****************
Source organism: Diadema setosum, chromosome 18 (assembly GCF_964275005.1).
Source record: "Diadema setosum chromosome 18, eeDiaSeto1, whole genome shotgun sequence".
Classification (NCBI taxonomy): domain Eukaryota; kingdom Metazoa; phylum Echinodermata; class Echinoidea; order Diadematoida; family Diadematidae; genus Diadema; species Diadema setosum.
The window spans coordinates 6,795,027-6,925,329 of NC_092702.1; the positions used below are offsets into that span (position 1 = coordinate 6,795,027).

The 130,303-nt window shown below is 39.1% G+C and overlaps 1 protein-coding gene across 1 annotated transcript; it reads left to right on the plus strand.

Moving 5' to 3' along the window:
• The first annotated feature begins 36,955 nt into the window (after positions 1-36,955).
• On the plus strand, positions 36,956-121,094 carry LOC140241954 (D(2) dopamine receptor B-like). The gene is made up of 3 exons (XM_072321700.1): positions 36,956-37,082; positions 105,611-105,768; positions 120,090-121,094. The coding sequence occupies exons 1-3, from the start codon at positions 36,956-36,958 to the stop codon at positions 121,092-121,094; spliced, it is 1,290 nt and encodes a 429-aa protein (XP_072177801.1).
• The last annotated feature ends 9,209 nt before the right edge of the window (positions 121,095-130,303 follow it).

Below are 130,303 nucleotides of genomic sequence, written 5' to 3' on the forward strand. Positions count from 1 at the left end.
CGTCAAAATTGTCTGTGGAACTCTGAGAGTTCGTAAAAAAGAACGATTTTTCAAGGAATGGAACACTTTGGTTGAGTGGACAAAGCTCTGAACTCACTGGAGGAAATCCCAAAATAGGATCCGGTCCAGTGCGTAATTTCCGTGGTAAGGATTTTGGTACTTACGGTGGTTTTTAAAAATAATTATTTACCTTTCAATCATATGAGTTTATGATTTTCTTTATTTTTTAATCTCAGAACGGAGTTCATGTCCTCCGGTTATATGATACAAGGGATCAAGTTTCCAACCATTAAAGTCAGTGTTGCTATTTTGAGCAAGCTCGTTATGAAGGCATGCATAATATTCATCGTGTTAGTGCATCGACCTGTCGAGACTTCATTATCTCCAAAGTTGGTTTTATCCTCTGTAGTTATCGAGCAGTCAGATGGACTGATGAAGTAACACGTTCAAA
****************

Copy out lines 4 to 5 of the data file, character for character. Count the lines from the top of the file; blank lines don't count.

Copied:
The window spans coordinates 6,795,027-6,925,329 of NC_092702.1; the positions used below are offsets into that span (position 1 = coordinate 6,795,027).

The 130,303-nt window shown below is 39.1% G+C and overlaps 1 protein-coding gene across 1 annotated transcript; it reads left to right on the plus strand.